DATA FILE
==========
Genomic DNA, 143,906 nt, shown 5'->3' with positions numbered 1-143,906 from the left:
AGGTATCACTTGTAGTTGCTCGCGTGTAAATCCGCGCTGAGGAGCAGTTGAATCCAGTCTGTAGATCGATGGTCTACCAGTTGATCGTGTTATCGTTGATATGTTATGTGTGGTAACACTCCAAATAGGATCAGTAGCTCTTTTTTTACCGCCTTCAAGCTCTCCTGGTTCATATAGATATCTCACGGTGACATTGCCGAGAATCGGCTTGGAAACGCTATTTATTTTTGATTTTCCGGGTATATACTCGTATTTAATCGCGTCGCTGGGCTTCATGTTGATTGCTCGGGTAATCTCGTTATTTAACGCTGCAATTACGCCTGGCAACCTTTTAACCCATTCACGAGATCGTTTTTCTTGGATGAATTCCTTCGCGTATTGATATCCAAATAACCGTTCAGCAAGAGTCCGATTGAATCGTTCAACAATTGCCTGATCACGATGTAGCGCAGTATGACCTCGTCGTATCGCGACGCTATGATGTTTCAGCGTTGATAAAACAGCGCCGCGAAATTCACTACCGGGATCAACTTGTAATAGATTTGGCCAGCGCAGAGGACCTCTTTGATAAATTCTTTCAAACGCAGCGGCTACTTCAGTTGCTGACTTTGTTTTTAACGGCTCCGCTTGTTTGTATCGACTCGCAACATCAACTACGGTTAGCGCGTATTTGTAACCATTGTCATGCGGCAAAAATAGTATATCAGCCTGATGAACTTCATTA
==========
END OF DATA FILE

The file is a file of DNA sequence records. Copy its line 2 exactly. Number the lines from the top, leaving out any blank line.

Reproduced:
AGGTATCACTTGTAGTTGCTCGCGTGTAAATCCGCGCTGAGGAGCAGTTGAATCCAGTCTGTAGATCGATGGTCTACCAGTTGATCGTGTTATCGTTGATATGTTATGTGTGGTAACACTCCAAATAGGATCAGTAGCTCTTTTTTTACCGCCTTCAAGCTCTCCTGGTTCATATAGATATCTCACGGTGACATTGCCGAGAATCGGCTTGGAAACGCTATTTATTTTTGATTTTCCGGGTATATACTCGTATTTAATCGCGTCGCTGGGCTTCATGTTGATTGCTCGGGTAATCTCGTTATTTAACGCTGCAATTACGCCTGGCAACCTTTTAACCCATTCACGAGATCGTTTTTCTTGGATGAATTCCTTCGCGTATTGATATCCAAATAACCGTTCAGCAAGAGTCCGATTGAATCGTTCAACAATTGCCTGATCACGATGTAGCGCAGTATGACCTCGTCGTATCGCGACGCTATGATGTTTCAGCGTTGATAAAACAGCGCCGCGAAATTCACTACCGGGATCAACTTGTAATAGATTTGGCCAGCGCAGAGGACCTCTTTGATAAATTCTTTCAAACGCAGCGGCTACTTCAGTTGCTGACTTTGTTTTTAACGGCTCCGCTTGTTTGTATCGACTCGCAACATCAACTACGGTTAGCGCGTATTTGTAACCATTGTCATGCGGCAAAAATAGTATATCAGCCTGATGAACTTCATTA